Fuel Yourself Properly
Fueling yourself properly before a long drive can help you to balance blood sugar and stave off headaches. As a general rule, the best way to avoid blood sugar crashes is to make sure your pre-drive meal or snack contains protein, fat, and fiber.
Fat and fiber both help to slow down digestion, which prevents blood sugar crashes . Protein is the most satiating macronutrient, so eating a good source of it before you get in the car will help you to stay fuller longer .
What does a good combination of protein, fat, and fiber look like? An example might be a cup of Greek yogurt mixed with berries, or some hard-boiled eggs with whole-wheat toast.
Stretch It Out
Doing a little stretching before and after your drive can help you to release tension in your neck and shoulders. The less tension you have, the less prone you’ll be to poor posture and headaches.
Here are two stretches you can do to reduce tension and prevent headaches:
- Neck rolls: Sit or stand up straight with your head over your shoulders; bring your chin down to your chest, then slowly draw a circle with your nose; try to make the circle as big as possible, but don’t push through any tight spots or pinching feelings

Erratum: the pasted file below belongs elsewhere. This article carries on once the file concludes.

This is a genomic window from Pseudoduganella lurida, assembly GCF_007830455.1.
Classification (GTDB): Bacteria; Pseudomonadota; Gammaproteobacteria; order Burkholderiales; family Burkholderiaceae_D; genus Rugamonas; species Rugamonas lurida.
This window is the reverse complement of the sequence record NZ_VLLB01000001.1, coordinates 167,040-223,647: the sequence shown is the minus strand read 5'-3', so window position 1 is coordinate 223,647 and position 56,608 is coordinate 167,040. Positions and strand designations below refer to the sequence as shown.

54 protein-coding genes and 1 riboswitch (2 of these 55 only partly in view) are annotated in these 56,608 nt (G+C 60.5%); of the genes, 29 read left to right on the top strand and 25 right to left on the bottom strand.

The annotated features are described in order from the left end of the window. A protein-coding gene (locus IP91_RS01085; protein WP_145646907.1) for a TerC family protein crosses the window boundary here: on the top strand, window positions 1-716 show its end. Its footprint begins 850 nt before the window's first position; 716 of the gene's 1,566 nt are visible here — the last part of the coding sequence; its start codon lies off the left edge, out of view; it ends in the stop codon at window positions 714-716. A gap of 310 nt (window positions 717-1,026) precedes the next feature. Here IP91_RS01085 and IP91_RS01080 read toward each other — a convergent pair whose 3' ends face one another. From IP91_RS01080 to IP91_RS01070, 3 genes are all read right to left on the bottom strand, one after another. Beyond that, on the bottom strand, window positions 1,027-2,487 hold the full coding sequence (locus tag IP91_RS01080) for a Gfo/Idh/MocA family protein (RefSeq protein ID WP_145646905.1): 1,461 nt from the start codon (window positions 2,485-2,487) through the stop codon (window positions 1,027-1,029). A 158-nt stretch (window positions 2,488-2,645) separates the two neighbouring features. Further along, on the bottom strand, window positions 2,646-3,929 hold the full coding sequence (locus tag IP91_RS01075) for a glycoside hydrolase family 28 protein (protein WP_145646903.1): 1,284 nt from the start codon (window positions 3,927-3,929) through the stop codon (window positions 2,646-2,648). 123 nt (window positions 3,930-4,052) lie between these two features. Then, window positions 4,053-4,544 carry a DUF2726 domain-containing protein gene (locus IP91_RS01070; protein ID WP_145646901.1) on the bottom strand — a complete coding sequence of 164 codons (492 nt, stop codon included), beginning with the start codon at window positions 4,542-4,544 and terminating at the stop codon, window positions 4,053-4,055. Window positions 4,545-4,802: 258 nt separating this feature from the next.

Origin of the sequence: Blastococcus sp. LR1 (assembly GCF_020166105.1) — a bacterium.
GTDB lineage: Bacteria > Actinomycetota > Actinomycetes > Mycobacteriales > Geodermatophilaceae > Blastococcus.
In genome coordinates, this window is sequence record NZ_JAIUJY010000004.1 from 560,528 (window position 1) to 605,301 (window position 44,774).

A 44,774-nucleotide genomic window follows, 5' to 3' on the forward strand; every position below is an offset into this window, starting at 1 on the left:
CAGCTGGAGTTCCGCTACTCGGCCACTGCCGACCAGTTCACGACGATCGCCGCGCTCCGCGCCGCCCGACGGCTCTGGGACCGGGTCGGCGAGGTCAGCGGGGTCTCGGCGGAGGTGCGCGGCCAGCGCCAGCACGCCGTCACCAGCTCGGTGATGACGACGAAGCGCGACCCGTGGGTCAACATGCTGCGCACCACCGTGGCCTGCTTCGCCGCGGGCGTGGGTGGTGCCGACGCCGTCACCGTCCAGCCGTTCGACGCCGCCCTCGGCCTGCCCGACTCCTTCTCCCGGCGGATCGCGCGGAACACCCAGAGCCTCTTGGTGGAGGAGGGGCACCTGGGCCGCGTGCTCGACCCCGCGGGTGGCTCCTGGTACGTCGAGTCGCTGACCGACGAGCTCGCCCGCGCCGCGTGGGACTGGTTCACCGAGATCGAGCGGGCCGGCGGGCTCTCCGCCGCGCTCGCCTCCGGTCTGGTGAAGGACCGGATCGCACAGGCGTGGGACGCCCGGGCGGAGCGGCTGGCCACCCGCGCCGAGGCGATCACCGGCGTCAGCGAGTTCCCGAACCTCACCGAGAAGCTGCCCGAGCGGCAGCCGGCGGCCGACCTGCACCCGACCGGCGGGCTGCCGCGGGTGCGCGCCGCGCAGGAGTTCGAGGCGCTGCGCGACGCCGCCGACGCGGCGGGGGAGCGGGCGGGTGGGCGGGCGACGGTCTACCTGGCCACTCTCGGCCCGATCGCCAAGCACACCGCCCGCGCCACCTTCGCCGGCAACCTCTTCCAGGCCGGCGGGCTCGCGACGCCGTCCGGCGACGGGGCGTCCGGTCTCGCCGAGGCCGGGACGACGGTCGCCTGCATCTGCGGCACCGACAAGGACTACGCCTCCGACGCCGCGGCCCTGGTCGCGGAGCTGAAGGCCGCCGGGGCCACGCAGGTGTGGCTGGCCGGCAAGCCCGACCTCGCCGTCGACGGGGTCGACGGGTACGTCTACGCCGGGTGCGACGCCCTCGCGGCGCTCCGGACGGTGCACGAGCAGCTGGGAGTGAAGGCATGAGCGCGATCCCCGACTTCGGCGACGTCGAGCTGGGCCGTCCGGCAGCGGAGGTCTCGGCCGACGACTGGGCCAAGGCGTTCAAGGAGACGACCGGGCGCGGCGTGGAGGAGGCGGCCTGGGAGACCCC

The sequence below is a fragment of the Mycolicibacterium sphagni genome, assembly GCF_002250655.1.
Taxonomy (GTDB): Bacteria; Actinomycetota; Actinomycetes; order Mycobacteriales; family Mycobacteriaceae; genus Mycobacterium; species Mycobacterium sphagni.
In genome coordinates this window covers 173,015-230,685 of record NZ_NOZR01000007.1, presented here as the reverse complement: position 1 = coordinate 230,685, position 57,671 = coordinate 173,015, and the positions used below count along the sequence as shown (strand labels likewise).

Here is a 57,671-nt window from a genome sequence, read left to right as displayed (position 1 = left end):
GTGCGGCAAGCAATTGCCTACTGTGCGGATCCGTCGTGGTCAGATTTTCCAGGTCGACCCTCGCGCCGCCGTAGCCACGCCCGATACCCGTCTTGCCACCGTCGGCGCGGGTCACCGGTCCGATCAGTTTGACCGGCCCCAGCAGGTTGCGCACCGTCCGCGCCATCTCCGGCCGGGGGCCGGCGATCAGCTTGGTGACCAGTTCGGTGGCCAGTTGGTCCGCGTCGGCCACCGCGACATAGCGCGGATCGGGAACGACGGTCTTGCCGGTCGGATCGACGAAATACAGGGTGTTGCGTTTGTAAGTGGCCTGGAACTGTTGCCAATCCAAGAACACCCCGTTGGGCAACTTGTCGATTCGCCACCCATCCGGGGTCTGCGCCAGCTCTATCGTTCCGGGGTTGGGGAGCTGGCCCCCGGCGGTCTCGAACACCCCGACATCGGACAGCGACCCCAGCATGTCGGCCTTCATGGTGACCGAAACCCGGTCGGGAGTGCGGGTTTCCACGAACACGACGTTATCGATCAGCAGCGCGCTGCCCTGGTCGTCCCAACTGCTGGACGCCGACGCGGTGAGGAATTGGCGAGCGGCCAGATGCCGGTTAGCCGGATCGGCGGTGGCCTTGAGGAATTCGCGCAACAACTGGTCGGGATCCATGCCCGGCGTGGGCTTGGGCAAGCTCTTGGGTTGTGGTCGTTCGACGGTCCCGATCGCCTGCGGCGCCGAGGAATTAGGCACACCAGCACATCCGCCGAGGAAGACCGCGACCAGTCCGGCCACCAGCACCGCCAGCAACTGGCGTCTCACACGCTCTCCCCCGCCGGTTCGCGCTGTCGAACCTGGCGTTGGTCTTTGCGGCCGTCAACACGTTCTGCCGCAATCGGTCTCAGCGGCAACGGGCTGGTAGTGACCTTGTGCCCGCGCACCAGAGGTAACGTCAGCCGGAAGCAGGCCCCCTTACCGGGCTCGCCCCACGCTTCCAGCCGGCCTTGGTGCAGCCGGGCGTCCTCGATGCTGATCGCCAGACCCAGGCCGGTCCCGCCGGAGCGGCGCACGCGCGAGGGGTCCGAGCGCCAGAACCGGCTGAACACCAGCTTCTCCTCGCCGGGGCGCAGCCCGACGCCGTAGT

- Chest opener: Sit or stand up straight, reach behind you with both arms, and clasp your hands; rotate them so your palms face away from you and slowly lift your palms up toward the ceiling
Support Your Back
You can also avoid tension and tension headaches by supporting your back while you drive.
Find an angle that feels good to you, and adjust your car’s seat so you’re not slouching. You can also roll up a towel or place a small pillow behind your lower back for some extra support.
Relax Your Jaw
Relaxing your jaw while driving can make you less prone to headaches. This is easier said than done, though. You’ve probably been clenching your jaw while driving for so long that you don’t even realize you’re doing it.
Try associating jaw relaxation with something you often see while driving. For example, you can create a habit of relaxing your jaw and taking a deep breath every time you reach a stoplight or pass a certain billboard on the highway.
Time Your Trips Right
You might be more prone to eye strain (and the headaches that often accompany it) when you drive at certain times of the day.
If you notice that you get headaches after driving at night or in the early morning when the sun is first coming up, for example, try to plan your trips so that you’re not driving at these times.
This isn’t always possible, of course. If you can make arrangements and avoid driving during times that seem to trigger headaches, though, try to do so.